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This article is part of the supplement: Global health research case studies: lessons from partnerships addressing health inequities

Open Access Research article

Strengthening integrated research and capacity development within the Caribbean region

Martin Forde1*, Karen Morrison2, Eric Dewailly3, Neela Badrie4 and Lyndon Robertson5

Author Affiliations

1 St. George's University, Grenada, W.I

2 University of Guelph, Canada

3 Universite Laval, Quebec, Canada

4 The University of the West Indies, Trinidad, W.I

5 The University of the West Indies, Barbados, W.I

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BMC International Health and Human Rights 2011, 11(Suppl 2):S7  doi:10.1186/1472-698X-11-S2-S7

Published: 8 November 2011

Abstract

Background

The Caribbean region, like other developing regions of the world, faces significant challenges in conducting research, especially in the context of limited resource capacities and capabilities. Further, due to its diverse and multiple island states, research capacity is scattered and unevenly spread within the region. The Caribbean EcoHealth Programme (CEHP) is a research program that is structured to improve the capacity and capability of health professionals in the Caribbean region to respond in integrative and innovative ways to on-going and emerging environmental health challenges by means of multi-sectoral interventions.

Methods

Core parts of the CEHP’s mission are to (1) conduct collaborative research in areas that the region has identified as critical; (2) build and strengthening integrated approaches to research; and (3) develop and enhance basic research capacity within the Caribbean region.

Fundamental to the success of the CEHP’s human and resource development mission has been its use of the Atlantis Mobile Laboratory (AML). The AML has allowed the CEHP program to move throughout the Caribbean and be able to respond to calls for specific research and capacity building opportunities.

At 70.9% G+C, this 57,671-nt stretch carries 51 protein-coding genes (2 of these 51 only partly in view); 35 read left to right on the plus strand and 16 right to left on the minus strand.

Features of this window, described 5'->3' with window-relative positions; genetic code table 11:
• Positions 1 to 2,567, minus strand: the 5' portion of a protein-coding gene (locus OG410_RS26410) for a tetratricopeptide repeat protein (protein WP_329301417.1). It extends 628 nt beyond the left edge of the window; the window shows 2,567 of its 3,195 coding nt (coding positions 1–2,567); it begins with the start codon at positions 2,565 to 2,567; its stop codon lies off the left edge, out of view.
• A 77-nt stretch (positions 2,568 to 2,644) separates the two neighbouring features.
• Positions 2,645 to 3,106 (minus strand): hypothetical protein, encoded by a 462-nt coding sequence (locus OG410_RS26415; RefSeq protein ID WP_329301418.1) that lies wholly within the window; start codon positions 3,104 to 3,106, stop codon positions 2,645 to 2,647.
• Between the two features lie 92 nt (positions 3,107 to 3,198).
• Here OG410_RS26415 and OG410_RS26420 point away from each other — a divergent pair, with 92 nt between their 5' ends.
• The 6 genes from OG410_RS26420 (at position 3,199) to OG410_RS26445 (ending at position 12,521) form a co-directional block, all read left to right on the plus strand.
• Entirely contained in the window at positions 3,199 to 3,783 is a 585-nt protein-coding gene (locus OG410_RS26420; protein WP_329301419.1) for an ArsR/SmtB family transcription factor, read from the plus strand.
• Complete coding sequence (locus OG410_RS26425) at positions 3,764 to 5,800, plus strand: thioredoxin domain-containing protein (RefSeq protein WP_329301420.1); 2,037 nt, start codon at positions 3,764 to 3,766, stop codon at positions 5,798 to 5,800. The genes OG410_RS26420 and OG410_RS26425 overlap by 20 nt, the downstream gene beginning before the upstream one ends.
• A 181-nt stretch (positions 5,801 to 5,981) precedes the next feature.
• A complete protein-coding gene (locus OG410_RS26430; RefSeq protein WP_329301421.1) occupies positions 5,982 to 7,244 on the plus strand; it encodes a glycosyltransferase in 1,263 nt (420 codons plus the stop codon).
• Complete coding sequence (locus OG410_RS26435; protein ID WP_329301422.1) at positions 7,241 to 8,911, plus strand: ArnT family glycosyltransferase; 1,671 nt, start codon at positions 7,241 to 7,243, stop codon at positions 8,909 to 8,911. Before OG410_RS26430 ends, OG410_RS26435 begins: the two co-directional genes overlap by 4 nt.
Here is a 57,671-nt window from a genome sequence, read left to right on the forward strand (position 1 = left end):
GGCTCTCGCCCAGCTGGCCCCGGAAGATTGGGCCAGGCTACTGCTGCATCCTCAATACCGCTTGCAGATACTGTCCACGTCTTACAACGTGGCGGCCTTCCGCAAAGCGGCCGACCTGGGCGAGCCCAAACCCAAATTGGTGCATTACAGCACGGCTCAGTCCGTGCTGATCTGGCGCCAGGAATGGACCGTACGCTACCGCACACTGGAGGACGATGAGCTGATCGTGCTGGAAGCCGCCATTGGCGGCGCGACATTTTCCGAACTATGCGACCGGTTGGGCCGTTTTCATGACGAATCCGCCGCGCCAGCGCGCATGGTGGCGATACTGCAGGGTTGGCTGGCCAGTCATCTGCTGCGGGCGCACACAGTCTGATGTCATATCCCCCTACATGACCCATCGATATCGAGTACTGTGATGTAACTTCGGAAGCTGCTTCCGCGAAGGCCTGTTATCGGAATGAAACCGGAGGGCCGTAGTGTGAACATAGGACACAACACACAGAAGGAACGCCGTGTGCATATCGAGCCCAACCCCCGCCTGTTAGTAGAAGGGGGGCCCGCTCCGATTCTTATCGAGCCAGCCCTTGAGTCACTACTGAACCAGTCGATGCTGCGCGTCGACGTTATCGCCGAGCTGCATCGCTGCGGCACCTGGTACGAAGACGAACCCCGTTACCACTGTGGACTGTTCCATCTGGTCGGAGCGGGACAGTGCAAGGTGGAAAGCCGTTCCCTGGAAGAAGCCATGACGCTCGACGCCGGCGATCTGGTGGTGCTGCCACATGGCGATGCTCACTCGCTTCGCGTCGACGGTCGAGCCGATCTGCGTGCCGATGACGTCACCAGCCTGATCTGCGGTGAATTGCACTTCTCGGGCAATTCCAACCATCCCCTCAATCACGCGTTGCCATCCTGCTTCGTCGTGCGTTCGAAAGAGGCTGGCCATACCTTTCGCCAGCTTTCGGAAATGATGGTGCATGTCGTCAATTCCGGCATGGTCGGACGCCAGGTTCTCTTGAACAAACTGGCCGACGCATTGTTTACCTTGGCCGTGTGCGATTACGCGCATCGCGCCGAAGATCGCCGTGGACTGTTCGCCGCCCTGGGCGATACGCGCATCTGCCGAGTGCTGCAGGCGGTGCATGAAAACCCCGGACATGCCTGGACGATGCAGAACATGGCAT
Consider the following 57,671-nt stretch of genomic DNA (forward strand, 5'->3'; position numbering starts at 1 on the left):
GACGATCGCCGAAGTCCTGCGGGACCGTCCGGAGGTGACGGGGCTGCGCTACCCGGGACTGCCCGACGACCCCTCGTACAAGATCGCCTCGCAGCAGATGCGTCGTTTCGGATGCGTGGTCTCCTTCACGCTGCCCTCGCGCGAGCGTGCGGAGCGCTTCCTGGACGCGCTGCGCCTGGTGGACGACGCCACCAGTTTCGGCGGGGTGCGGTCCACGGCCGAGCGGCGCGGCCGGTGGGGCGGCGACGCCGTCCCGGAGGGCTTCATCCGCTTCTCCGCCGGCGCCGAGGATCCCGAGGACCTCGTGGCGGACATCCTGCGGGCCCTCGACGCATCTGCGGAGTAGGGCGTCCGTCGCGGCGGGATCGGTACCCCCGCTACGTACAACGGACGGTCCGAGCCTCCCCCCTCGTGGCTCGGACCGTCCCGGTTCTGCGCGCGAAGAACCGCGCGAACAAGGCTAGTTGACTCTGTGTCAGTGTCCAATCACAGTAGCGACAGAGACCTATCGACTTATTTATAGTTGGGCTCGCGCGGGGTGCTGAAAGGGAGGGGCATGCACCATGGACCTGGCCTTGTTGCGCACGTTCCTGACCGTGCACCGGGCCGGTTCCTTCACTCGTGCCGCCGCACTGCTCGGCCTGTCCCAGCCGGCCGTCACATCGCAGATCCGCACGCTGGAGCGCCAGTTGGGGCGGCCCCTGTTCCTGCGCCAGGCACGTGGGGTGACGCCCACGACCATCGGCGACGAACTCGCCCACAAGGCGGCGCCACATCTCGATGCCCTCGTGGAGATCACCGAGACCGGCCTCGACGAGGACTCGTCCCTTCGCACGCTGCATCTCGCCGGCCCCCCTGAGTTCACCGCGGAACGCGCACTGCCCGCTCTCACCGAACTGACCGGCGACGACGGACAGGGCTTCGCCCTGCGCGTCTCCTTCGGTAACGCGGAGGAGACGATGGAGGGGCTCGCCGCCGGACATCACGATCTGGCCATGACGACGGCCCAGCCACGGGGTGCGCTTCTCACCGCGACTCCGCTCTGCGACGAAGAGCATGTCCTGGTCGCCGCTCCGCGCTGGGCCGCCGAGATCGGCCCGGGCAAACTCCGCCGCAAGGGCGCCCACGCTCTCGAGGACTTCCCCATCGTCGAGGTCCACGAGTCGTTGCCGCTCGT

Results

The CEHP’s five main research projects have generated the following results: (1) the Persistent Organic Pollutants (POPs) study has evaluated human exposures to POPs, heavy metals, pesticides, and zoonotic infections; (2) the Burden of Illness (BOI) studies have developed protocols for the testing of foodborne microorganisms, strengthen laboratory analytical capabilities, and determined the prevalence and incidence of food-borne illness; (3) the Rainwater Harvesting (RWH) study has evaluated the microbial and chemical quality of rainwater harvesting systems; (4) the Ecotoxicology Water (ETW) studies have provided much needed data on the quality of recreational and drinking water supplies, and (5) the Food Safety Training Program has developed Diploma and M.Sc Agri-Food Safety and Quality Assurance programmes.

Conclusions

The CEHP program provides a successful example of how a collaborative instead of researcher driven research agenda can lead to not only the generation of needed information, but also leave within the region where the research has been carried out the capacity and capabilities to continue to do so independent of outside interventions.